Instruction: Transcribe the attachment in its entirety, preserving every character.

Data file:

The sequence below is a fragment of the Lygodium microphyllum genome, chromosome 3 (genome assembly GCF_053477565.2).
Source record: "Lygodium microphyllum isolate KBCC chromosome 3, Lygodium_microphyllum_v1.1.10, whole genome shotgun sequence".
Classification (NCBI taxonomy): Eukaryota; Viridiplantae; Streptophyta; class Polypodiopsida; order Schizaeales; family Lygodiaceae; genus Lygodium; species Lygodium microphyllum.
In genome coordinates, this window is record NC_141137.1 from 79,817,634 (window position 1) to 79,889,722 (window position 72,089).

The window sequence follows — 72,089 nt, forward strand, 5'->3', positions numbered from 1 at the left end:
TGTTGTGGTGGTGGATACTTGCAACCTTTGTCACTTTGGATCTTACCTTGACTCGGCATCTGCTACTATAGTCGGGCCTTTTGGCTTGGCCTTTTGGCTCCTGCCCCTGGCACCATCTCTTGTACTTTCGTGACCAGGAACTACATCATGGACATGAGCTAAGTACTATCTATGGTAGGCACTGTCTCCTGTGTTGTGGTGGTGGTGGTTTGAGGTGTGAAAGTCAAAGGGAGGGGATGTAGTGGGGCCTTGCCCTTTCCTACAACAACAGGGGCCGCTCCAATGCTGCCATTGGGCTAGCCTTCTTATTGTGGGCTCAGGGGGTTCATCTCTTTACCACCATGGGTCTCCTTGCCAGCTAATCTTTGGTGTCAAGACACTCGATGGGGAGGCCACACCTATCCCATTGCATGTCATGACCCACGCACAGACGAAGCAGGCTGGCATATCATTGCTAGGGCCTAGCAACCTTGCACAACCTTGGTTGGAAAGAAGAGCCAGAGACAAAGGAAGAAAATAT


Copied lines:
The sequence below is a fragment of the Lygodium microphyllum genome, chromosome 3 (genome assembly GCF_053477565.2).
Source record: "Lygodium microphyllum isolate KBCC chromosome 3, Lygodium_microphyllum_v1.1.10, whole genome shotgun sequence".
Classification (NCBI taxonomy): Eukaryota; Viridiplantae; Streptophyta; class Polypodiopsida; order Schizaeales; family Lygodiaceae; genus Lygodium; species Lygodium microphyllum.
In genome coordinates, this window is record NC_141137.1 from 79,817,634 (window position 1) to 79,889,722 (window position 72,089).

The window sequence follows — 72,089 nt, forward strand, 5'->3', positions numbered from 1 at the left end:
TGTTGTGGTGGTGGATACTTGCAACCTTTGTCACTTTGGATCTTACCTTGACTCGGCATCTGCTACTATAGTCGGGCCTTTTGGCTTGGCCTTTTGGCTCCTGCCCCTGGCACCATCTCTTGTACTTTCGTGACCAGGAACTACATCATGGACATGAGCTAAGTACTATCTATGGTAGGCACTGTCTCCTGTGTTGTGGTGGTGGTGGTTTGAGGTGTGAAAGTCAAAGGGAGGGGATGTAGTGGGGCCTTGCCCTTTCCTACAACAACAGGGGCCGCTCCAATGCTGCCATTGGGCTAGCCTTCTTATTGTGGGCTCAGGGGGTTCATCTCTTTACCACCATGGGTCTCCTTGCCAGCTAATCTTTGGTGTCAAGACACTCGATGGGGAGGCCACACCTATCCCATTGCATGTCATGACCCACGCACAGACGAAGCAGGCTGGCATATCATTGCTAGGGCCTAGCAACCTTGCACAACCTTGGTTGGAAAGAAGAGCCAGAGACAAAGGAAGAAAATAT